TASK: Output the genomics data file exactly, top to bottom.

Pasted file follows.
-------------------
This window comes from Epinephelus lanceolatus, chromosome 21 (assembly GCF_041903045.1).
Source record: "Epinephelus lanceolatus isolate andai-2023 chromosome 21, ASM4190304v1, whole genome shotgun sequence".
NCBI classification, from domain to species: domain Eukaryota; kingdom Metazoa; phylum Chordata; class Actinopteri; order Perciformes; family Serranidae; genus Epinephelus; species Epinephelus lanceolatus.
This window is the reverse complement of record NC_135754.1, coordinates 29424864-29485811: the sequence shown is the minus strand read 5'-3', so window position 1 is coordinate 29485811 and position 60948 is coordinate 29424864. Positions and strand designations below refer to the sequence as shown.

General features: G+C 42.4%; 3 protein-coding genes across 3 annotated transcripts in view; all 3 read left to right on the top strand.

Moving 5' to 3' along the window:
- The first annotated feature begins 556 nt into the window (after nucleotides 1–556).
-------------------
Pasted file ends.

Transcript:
This window comes from Epinephelus lanceolatus, chromosome 21 (assembly GCF_041903045.1).
Source record: "Epinephelus lanceolatus isolate andai-2023 chromosome 21, ASM4190304v1, whole genome shotgun sequence".
NCBI classification, from domain to species: domain Eukaryota; kingdom Metazoa; phylum Chordata; class Actinopteri; order Perciformes; family Serranidae; genus Epinephelus; species Epinephelus lanceolatus.
This window is the reverse complement of record NC_135754.1, coordinates 29424864-29485811: the sequence shown is the minus strand read 5'-3', so window position 1 is coordinate 29485811 and position 60948 is coordinate 29424864. Positions and strand designations below refer to the sequence as shown.

General features: G+C 42.4%; 3 protein-coding genes across 3 annotated transcripts in view; all 3 read left to right on the top strand.

Moving 5' to 3' along the window:
- The first annotated feature begins 556 nt into the window (after nucleotides 1–556).